In this group, I get to work pretty closely with women who have lots of different stories. You’ve heard a few on our podcast. They’re all heartbreaking in their own ways. Listening to one such story and hearing about this mom’s struggle during a particular month made me think. When you’re infertile, you don’t have a month.
Women that miscarry or lose a child have a day or a month or a particularly hard time on the calendar. In infertility, we don’t really have a day. There might be an extra hard day that we heard something disappointing from a doctor but that day isn’t calendar worthy. There are new developments but we don’t always remember that date specifically years down the road.
Infertility is a journey. When you’ve been on the journey for a while, it’s easy to begin to feel like a burden to your friends and family. It’s easy to feel like we can’t ask for help or support because we’ve been needing it for years. So we need you to ask us if we’re okay. Not just on Mother’s Day, not just in December. Ask us on a Tuesday. Ask us every single holiday. If you hang out with us enough to know our menstrual cycle, ask us when you know we start. Maybe even send a coffee when another family pregnancy announcement hits social media. When you remember and you ask, it’s hard to describe the relief we feel that someone remembered and someone cares. When you ask without having to bring it up ourselves, you’re gonna get a more unfiltered answer, the real answer. It might be long and breathy so be prepared for that. It might be short and teary so be prepared for that too. But it will mean the world to us that you asked and we will remember that you did.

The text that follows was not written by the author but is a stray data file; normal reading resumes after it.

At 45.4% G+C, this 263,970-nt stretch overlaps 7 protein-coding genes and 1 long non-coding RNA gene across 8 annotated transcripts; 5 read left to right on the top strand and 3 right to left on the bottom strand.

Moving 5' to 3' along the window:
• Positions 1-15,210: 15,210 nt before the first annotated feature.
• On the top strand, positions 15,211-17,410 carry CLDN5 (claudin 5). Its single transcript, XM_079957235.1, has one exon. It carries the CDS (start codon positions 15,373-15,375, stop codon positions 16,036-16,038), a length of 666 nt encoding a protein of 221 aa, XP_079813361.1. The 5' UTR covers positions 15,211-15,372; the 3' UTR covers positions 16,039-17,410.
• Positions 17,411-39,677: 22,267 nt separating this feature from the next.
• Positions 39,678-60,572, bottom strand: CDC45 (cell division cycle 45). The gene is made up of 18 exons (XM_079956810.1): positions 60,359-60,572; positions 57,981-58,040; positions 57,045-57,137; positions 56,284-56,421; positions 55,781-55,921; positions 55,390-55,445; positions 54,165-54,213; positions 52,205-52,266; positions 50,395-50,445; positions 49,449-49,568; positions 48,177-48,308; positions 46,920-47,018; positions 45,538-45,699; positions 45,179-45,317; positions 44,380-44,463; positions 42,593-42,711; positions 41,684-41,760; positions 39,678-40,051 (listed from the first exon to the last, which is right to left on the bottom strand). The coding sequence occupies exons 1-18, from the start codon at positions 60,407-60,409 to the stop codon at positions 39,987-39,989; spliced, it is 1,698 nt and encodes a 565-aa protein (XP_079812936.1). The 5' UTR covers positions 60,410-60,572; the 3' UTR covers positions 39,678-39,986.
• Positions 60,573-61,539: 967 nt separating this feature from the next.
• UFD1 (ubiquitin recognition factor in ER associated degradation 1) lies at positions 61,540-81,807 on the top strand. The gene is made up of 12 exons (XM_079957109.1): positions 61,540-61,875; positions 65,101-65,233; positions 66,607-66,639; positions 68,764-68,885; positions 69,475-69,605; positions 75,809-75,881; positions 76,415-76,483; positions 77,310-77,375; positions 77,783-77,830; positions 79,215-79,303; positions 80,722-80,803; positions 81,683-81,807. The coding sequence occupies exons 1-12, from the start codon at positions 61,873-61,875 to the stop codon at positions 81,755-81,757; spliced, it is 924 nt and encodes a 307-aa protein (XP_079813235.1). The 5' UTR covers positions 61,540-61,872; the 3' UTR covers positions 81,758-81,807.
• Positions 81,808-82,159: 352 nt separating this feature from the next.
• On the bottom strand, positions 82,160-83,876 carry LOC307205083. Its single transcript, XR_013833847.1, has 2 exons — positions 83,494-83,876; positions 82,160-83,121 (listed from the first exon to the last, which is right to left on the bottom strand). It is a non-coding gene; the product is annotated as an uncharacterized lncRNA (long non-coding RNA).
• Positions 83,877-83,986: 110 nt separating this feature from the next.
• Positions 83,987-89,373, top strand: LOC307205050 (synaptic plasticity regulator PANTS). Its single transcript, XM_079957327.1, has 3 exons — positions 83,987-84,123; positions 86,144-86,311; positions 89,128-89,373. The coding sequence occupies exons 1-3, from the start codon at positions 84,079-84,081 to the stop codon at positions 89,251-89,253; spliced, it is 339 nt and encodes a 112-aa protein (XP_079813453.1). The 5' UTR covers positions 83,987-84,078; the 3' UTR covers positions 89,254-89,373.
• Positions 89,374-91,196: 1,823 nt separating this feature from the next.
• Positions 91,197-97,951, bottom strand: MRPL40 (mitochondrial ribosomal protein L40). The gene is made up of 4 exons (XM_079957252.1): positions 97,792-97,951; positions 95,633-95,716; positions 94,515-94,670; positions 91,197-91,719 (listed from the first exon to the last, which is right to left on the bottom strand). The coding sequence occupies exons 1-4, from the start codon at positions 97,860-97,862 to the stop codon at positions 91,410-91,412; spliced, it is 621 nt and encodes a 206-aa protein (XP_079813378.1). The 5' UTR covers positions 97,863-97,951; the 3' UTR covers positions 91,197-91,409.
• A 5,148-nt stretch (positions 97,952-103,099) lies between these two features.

Casey Watkins has been married for eight years to her IT handyman. Together, they live in an old house on the east side of Indianapolis with their cat, Charlie. In their seven years of infertility, they’ve renovated their house, visited Iceland and baked a lot of cake. You can read more about Casey over on her blog, Chasing Cozy.